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DLA Piper, Ashurst, Freshfields Bruckhaus Deringer and Allen & Overy are among the firms to have advised on the construction of a new six-lane toll bridge over the Mersey.
The project, which will connect the towns of Runcorn and Widnes, is believed to be worth in the region of £600m. Having kicked off almost a decade ago, the project came to financial close last Friday (28 March).
DLA Piper has been advising on the project since 2007 when it was instructed by Halton Borough Counsel to advise on the planning and land acquisition aspects of the deal. The mandate later increased to encompass other areas including procurement issues, tolling, and the implementation of new legislation.
Liam Cowell, head of DLA’s finance and projects group in the North West, led on the project finance aspects of the deal. Cowell worked alongside planning partner Howard Bassford and Robert Smith, who dealt with matters relating to tolling of the new bridge.
Planning director Kate Creer and legal director Vanessa Ralph advised on planning matters. Legal director Gail Keville was instructed on land acquisition. Senior associates Rubayet Choudhury, Sarah Armstrong and Ben Morton advised on project finance, while James Wood-Robertson and Carla Hancock assisted with tolling.
Freshfields advised the lenders and credit providers supporting the preferred bidder – the Merseylink Consortium – on bank and bond funding, as well as UK Guarantee Scheme aspects of the project. Partners Alex Carver, Chris Barratt and Nick Bliss led, alongside senior associates Alistair Black and Helen Jones.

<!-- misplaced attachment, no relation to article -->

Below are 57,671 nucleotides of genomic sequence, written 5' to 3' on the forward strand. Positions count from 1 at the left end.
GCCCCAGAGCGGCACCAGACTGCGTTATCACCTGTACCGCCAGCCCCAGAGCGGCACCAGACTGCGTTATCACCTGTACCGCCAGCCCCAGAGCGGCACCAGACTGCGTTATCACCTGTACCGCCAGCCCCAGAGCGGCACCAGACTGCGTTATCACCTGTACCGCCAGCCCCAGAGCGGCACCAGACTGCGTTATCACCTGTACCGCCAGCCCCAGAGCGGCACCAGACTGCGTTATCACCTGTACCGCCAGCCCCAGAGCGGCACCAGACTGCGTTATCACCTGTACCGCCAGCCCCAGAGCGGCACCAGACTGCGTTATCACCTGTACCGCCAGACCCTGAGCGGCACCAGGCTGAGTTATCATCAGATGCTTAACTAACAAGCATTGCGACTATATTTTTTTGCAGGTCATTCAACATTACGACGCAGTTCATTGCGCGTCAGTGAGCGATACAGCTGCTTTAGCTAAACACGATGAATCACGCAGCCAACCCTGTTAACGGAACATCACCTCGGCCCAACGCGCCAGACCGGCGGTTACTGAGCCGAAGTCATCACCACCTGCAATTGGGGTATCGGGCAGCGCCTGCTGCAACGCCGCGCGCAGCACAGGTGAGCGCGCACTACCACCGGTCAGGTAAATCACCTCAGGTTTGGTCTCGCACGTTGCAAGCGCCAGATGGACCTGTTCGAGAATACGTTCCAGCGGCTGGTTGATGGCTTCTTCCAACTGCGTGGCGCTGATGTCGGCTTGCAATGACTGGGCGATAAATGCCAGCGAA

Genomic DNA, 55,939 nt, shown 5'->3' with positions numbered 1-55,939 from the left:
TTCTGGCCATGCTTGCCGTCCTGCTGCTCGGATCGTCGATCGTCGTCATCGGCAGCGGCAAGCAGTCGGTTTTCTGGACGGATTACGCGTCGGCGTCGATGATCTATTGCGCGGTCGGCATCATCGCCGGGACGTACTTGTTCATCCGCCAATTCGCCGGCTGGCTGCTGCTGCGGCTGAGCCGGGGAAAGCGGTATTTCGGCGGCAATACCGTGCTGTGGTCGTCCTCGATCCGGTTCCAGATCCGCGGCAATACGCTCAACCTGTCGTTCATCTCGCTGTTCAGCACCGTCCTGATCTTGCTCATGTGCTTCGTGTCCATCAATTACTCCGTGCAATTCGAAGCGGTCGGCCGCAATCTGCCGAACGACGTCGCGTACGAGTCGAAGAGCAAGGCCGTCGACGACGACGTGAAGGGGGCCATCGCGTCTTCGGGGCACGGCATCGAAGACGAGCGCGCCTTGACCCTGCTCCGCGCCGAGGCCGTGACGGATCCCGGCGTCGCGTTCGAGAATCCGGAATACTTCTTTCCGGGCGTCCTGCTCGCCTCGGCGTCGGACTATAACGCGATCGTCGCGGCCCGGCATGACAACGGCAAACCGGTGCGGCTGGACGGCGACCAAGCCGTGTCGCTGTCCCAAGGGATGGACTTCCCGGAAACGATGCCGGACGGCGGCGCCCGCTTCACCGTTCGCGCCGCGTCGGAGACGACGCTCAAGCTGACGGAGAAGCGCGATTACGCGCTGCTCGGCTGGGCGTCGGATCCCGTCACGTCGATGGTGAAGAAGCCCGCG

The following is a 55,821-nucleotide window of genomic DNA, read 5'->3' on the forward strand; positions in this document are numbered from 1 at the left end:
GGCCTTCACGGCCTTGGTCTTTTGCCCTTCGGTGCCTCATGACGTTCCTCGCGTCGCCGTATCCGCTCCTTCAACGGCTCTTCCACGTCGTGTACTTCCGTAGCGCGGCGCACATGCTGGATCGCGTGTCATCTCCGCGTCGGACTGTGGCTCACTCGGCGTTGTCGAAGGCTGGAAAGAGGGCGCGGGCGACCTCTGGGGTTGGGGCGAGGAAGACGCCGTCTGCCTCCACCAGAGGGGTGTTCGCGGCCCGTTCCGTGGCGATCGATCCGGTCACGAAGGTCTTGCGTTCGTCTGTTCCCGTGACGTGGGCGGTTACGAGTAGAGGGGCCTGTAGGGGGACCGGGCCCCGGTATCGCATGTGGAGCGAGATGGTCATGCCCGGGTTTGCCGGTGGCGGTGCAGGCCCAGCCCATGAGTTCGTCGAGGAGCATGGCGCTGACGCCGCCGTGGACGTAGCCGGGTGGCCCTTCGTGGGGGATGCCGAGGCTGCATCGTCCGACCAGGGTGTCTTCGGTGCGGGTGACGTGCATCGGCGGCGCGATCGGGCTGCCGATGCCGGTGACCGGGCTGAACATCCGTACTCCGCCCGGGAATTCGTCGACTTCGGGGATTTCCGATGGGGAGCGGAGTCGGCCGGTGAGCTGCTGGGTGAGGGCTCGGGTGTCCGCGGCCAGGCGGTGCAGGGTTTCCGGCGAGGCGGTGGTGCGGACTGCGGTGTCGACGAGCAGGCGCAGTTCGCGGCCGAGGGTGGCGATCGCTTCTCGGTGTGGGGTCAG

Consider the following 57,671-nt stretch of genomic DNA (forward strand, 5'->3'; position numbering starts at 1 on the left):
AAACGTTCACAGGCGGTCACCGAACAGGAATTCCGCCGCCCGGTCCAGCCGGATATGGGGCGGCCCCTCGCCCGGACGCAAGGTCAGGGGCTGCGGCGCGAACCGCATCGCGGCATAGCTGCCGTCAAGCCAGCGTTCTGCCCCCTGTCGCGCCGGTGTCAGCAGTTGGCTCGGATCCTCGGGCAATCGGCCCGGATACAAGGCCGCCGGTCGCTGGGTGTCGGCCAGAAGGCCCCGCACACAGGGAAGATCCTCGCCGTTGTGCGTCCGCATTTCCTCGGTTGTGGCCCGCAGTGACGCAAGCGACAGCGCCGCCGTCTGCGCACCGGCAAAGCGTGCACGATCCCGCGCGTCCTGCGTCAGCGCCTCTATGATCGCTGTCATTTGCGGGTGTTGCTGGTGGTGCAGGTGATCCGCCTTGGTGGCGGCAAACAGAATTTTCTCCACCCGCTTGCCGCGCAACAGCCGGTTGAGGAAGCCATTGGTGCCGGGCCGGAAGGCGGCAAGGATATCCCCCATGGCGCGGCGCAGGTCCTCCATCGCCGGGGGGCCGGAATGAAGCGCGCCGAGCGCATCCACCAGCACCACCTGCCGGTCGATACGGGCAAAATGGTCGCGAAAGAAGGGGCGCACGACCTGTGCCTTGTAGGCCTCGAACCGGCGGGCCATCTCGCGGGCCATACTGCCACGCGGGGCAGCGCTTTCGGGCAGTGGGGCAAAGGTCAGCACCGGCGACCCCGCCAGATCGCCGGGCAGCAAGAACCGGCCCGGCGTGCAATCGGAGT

Ashurst energy, transport and infrastructure head Mark Elsey and partners David Jardine and Derwin Jacobson advised Merseylink, which is comprised of Bilfinger Berger, Macquarie and FCC, on all aspects of the infrastructure project. The partners were assisted by senior associates Nicholas Ross-McCall and Alex Biles.
The deal also involves toll road operator Sanef, providing toll collection services under a separate contract. DWF advised the operator, led by infrastructure partner Suzanne Moir.
The deal is unusual in being the first public bond issuance to benefit from the UK Guarantee Scheme, which is designed to help critical infrastructure projects reach financial close.
The complex financing also included long-term commercial bank financing, a construction working capital facility from Korea Finance Corporation and long-term mezzanine finance provided by Macquarie.
Halton Borough Council and the Merseylink consortium made procurement savings of £250m under the budget set by the government for the project in 2011.